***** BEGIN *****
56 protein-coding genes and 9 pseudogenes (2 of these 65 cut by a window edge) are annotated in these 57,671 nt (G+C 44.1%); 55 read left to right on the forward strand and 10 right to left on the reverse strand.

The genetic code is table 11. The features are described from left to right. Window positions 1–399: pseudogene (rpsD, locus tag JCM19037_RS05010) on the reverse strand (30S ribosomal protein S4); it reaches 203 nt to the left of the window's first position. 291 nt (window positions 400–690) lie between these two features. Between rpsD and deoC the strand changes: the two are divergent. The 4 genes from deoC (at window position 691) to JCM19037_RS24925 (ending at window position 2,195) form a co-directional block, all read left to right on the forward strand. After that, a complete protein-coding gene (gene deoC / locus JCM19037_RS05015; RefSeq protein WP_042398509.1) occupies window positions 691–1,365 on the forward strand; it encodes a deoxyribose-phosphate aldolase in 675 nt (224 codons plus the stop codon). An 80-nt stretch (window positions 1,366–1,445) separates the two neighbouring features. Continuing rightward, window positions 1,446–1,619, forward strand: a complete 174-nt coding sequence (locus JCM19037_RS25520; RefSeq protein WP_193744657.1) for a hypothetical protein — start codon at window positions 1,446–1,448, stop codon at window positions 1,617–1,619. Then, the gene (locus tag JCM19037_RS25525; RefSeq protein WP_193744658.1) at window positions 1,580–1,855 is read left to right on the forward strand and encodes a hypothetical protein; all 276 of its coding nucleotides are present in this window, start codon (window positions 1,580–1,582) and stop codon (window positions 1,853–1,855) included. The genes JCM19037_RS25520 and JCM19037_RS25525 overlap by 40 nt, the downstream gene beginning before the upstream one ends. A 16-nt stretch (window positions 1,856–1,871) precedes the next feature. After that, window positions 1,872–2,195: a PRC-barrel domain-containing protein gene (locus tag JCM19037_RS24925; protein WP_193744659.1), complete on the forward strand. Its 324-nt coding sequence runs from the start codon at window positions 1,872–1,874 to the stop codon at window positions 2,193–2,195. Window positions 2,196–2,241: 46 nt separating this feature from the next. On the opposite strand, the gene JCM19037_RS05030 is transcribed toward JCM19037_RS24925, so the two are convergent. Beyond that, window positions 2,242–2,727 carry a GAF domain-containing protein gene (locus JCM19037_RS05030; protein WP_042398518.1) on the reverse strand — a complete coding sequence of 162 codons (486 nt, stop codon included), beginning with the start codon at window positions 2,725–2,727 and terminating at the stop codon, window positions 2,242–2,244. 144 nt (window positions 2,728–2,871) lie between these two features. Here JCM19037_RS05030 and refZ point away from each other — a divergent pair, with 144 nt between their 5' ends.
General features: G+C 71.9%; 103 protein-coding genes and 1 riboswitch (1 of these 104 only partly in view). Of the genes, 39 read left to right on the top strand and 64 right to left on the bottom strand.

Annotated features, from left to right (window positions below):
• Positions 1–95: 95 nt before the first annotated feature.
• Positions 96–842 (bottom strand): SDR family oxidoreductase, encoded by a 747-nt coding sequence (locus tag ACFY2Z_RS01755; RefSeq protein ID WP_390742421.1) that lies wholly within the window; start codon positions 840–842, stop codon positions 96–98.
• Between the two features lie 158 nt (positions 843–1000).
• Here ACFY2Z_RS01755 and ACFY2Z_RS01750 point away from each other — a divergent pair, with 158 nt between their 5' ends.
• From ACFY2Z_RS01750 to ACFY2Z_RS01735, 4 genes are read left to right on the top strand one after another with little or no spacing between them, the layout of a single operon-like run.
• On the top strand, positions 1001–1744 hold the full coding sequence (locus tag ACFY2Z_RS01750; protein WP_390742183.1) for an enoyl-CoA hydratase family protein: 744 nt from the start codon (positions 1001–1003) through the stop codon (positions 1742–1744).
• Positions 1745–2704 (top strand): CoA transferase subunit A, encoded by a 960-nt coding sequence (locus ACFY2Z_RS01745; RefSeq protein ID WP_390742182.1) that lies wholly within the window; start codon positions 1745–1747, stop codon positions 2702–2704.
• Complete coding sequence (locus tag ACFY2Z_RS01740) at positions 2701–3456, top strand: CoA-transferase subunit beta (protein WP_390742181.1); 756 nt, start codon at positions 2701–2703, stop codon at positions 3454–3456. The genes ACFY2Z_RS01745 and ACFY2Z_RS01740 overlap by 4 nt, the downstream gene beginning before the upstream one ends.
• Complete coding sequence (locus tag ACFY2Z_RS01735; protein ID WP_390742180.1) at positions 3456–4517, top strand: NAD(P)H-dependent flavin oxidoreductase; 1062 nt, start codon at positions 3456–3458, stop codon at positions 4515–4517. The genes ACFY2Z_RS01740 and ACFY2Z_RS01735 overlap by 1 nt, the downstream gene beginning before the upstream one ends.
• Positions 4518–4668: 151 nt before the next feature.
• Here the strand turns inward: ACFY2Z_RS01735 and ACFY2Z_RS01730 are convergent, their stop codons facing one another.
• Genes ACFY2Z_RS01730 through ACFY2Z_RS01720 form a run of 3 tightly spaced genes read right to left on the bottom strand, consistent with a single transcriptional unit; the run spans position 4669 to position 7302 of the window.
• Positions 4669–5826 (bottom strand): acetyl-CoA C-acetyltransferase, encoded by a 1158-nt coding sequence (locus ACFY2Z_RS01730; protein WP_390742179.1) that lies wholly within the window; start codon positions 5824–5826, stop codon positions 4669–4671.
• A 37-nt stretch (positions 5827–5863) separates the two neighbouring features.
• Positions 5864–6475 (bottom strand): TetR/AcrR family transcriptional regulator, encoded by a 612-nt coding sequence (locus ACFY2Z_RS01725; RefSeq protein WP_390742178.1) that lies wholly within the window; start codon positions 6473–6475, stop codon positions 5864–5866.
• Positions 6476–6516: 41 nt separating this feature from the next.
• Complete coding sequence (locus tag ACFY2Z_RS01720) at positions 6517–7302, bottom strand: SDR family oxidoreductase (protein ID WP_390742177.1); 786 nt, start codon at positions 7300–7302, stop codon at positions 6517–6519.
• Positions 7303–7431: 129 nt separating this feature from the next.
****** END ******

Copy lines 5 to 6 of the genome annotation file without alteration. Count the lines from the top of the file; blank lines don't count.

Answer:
• Positions 1–95: 95 nt before the first annotated feature.
• Positions 96–842 (bottom strand): SDR family oxidoreductase, encoded by a 747-nt coding sequence (locus tag ACFY2Z_RS01755; RefSeq protein ID WP_390742421.1) that lies wholly within the window; start codon positions 840–842, stop codon positions 96–98.